I'm looking for informed comment and/or advice on a plan to repair
cracks in my 1-1/2" thick gypsum-based (gypcrete) floor.
The floor is broken up into fairly large sections that are separated
by hairline cracks. When I walk on a section, it moves just a tiny
bit, causing its edges to rub against adjacent sections. This results
in annoying crunching and crackling sounds.
I want to eliminate the crunching/crackling sounds without the big
expense and hassle of pouring a new gypcrete floor.
A series of cement "plugs" along the crackline would provide the
rigidity needed to prevent the sections from moving and rubbing
against each other when stepped on.
1. Drill 5/8" holes every foot or so into the cracks along the
crackline (ie. not across them). The holes would be drilled at an
angle of 30 degrees. The angle would alternate -- drill one hole at
30 degrees in one direction and drill the next hole at 30 degrees in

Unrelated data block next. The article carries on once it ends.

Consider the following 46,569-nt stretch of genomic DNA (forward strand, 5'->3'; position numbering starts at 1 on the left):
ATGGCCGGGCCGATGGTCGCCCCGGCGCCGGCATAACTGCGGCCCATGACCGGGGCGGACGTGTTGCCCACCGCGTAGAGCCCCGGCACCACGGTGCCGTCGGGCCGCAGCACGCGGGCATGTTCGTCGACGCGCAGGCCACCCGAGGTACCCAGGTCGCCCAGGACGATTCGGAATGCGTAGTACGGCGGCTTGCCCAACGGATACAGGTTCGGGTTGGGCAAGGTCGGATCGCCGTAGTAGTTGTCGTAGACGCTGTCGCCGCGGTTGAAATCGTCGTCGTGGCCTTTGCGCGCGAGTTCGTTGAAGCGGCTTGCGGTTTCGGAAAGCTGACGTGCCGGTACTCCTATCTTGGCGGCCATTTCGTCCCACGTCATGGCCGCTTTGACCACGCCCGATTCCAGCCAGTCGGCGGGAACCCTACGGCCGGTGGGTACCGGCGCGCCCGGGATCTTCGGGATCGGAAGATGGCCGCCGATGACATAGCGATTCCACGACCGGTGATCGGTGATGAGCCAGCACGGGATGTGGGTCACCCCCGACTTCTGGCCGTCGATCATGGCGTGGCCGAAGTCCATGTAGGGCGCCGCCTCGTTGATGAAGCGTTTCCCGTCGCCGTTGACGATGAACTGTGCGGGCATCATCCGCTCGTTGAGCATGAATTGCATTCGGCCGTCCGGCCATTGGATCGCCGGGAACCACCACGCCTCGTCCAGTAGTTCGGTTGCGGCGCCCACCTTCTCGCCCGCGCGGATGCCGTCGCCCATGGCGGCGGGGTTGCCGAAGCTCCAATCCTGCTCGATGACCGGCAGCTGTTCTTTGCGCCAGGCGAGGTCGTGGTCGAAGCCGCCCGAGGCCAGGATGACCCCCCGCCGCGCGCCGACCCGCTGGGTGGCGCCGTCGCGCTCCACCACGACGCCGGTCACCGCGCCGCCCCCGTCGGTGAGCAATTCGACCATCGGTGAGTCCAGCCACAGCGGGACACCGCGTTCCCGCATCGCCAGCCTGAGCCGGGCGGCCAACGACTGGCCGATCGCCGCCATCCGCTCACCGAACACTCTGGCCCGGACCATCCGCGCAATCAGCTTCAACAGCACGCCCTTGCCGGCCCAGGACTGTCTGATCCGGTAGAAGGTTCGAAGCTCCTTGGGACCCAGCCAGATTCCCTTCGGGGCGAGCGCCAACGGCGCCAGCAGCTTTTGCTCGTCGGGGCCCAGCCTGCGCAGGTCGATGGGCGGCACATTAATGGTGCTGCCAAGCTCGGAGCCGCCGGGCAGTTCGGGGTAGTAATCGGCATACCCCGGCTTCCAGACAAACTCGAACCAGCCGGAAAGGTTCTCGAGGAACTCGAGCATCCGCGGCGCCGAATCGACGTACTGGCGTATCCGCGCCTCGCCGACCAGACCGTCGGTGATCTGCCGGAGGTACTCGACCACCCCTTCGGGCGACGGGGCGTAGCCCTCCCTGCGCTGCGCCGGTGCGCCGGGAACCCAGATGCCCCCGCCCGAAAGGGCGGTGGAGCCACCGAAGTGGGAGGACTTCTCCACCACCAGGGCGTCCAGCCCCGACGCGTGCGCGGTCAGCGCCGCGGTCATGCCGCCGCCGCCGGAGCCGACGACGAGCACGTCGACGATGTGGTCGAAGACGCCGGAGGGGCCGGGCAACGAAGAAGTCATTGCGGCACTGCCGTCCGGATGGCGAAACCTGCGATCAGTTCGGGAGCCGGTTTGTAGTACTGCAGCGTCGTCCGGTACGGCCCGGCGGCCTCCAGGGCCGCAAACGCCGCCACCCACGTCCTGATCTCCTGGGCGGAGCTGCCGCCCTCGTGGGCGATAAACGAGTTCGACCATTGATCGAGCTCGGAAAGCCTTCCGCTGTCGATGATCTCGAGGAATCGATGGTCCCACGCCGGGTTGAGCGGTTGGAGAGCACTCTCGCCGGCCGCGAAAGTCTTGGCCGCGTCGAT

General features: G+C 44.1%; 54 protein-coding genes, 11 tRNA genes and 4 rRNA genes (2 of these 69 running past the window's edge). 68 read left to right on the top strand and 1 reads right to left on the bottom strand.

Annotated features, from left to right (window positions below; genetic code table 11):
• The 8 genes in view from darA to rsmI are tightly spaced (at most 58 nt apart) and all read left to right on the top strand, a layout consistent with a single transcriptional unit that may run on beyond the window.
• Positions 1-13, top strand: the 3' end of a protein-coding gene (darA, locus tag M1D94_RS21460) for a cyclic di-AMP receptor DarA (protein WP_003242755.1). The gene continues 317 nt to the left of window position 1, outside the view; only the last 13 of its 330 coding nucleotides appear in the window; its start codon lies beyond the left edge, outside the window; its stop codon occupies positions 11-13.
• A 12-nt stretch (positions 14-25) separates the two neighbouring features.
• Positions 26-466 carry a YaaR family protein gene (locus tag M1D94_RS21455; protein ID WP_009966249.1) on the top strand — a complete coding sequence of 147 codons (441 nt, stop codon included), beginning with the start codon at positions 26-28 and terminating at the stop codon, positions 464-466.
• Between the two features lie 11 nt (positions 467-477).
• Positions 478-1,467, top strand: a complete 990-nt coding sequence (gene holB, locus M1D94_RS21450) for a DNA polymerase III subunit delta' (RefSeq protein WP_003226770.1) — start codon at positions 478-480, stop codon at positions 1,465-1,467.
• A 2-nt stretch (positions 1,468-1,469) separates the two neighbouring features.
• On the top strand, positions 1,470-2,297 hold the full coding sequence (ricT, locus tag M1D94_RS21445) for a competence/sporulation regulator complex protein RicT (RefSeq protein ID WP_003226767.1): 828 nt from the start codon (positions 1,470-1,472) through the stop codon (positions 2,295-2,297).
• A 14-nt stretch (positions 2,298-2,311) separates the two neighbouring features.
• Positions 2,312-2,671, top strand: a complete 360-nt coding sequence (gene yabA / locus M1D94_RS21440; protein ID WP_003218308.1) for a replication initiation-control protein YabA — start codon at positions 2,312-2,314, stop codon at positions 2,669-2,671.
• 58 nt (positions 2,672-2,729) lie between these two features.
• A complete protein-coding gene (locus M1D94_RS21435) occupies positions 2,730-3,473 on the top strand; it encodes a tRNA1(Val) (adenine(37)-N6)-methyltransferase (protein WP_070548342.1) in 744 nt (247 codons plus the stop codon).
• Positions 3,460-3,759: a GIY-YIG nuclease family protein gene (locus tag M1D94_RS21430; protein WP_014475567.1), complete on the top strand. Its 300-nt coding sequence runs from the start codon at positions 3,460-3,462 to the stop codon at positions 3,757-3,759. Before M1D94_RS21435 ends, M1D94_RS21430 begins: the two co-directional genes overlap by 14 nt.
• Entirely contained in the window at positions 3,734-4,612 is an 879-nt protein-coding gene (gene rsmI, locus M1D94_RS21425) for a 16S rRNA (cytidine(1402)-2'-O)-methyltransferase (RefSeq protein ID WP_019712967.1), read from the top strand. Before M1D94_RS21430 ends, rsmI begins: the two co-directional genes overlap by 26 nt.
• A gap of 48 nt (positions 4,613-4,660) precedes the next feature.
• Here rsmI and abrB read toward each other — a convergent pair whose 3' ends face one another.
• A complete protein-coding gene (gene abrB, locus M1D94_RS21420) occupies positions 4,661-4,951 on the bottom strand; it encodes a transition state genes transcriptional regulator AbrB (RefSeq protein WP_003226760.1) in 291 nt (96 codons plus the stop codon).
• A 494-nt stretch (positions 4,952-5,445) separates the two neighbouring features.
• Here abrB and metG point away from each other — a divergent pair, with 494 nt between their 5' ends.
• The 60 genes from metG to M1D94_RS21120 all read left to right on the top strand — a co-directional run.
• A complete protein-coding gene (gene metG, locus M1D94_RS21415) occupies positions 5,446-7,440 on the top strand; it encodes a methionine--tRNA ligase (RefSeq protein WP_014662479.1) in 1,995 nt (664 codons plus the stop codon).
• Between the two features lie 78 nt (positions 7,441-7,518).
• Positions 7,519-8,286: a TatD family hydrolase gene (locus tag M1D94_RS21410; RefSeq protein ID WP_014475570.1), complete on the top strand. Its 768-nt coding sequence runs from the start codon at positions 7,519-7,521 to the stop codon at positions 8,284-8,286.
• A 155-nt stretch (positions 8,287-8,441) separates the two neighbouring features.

the opposite direction.
2. After the holes are drilled, push a layer of thin plastic film into
the holes to line them. The liner would keep the existing gypcrete
separate from the new cement. The gypcrete and cement must be kept
separate because the moisture from the new cement will break down the
gypcrete and these materials are chemically incompatible with each
3. Squeeze quick-setting cement tightly into the holes and stay off
floor until cement hardens.
Since the gypcrete is meant to prevent a fire from burning through the
floor into the wood structure below, the "plug" material must be
fireproof and have roughly the same heat-transference properties as
Cement is used instead of gypcrete as a repair material because it's
considerably more resistant to shear stresses than gypcrete.
Thanks in advance for all helpful replies.